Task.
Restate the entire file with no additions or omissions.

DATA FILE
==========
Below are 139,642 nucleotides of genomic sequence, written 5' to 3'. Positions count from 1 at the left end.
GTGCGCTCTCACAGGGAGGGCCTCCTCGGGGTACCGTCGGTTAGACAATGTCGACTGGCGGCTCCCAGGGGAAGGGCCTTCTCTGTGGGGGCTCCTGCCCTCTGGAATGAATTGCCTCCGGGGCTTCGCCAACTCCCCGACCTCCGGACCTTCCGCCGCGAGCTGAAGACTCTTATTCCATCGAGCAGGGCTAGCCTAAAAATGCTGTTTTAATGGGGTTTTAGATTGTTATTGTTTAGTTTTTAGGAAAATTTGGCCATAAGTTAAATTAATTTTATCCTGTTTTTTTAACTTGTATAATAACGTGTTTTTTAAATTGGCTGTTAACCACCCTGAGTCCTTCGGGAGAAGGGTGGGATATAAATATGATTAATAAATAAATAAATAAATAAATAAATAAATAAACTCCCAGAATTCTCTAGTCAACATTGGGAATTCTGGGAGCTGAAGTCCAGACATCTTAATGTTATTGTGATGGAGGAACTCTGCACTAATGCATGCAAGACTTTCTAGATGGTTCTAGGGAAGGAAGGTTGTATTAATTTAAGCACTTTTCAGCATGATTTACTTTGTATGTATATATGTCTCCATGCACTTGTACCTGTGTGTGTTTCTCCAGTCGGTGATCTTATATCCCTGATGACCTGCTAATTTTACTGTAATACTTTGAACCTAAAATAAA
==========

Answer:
Below are 139,642 nucleotides of genomic sequence, written 5' to 3'. Positions count from 1 at the left end.
GTGCGCTCTCACAGGGAGGGCCTCCTCGGGGTACCGTCGGTTAGACAATGTCGACTGGCGGCTCCCAGGGGAAGGGCCTTCTCTGTGGGGGCTCCTGCCCTCTGGAATGAATTGCCTCCGGGGCTTCGCCAACTCCCCGACCTCCGGACCTTCCGCCGCGAGCTGAAGACTCTTATTCCATCGAGCAGGGCTAGCCTAAAAATGCTGTTTTAATGGGGTTTTAGATTGTTATTGTTTAGTTTTTAGGAAAATTTGGCCATAAGTTAAATTAATTTTATCCTGTTTTTTTAACTTGTATAATAACGTGTTTTTTAAATTGGCTGTTAACCACCCTGAGTCCTTCGGGAGAAGGGTGGGATATAAATATGATTAATAAATAAATAAATAAATAAATAAATAAATAAACTCCCAGAATTCTCTAGTCAACATTGGGAATTCTGGGAGCTGAAGTCCAGACATCTTAATGTTATTGTGATGGAGGAACTCTGCACTAATGCATGCAAGACTTTCTAGATGGTTCTAGGGAAGGAAGGTTGTATTAATTTAAGCACTTTTCAGCATGATTTACTTTGTATGTATATATGTCTCCATGCACTTGTACCTGTGTGTGTTTCTCCAGTCGGTGATCTTATATCCCTGATGACCTGCTAATTTTACTGTAATACTTTGAACCTAAAATAAA